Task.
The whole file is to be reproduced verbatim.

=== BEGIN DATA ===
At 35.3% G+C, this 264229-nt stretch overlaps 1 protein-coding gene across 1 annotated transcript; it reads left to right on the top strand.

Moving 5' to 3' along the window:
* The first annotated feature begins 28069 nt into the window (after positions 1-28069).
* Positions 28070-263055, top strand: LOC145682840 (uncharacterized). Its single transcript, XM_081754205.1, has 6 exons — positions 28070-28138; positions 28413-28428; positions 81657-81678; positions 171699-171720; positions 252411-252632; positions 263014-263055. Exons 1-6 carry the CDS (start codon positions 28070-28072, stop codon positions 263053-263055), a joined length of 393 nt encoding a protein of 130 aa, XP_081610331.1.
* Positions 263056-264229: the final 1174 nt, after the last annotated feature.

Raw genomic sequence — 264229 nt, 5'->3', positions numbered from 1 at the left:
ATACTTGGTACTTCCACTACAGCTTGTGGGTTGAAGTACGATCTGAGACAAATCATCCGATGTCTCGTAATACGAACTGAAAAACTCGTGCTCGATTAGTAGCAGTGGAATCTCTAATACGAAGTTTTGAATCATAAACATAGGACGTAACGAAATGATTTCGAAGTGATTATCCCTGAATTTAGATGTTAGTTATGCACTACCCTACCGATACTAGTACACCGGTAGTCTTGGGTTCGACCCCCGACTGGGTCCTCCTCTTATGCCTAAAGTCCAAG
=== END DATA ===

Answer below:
At 35.3% G+C, this 264229-nt stretch overlaps 1 protein-coding gene across 1 annotated transcript; it reads left to right on the top strand.

Moving 5' to 3' along the window:
* The first annotated feature begins 28069 nt into the window (after positions 1-28069).
* Positions 28070-263055, top strand: LOC145682840 (uncharacterized). Its single transcript, XM_081754205.1, has 6 exons — positions 28070-28138; positions 28413-28428; positions 81657-81678; positions 171699-171720; positions 252411-252632; positions 263014-263055. Exons 1-6 carry the CDS (start codon positions 28070-28072, stop codon positions 263053-263055), a joined length of 393 nt encoding a protein of 130 aa, XP_081610331.1.
* Positions 263056-264229: the final 1174 nt, after the last annotated feature.

Raw genomic sequence — 264229 nt, 5'->3', positions numbered from 1 at the left:
ATACTTGGTACTTCCACTACAGCTTGTGGGTTGAAGTACGATCTGAGACAAATCATCCGATGTCTCGTAATACGAACTGAAAAACTCGTGCTCGATTAGTAGCAGTGGAATCTCTAATACGAAGTTTTGAATCATAAACATAGGACGTAACGAAATGATTTCGAAGTGATTATCCCTGAATTTAGATGTTAGTTATGCACTACCCTACCGATACTAGTACACCGGTAGTCTTGGGTTCGACCCCCGACTGGGTCCTCCTCTTATGCCTAAAGTCCAAG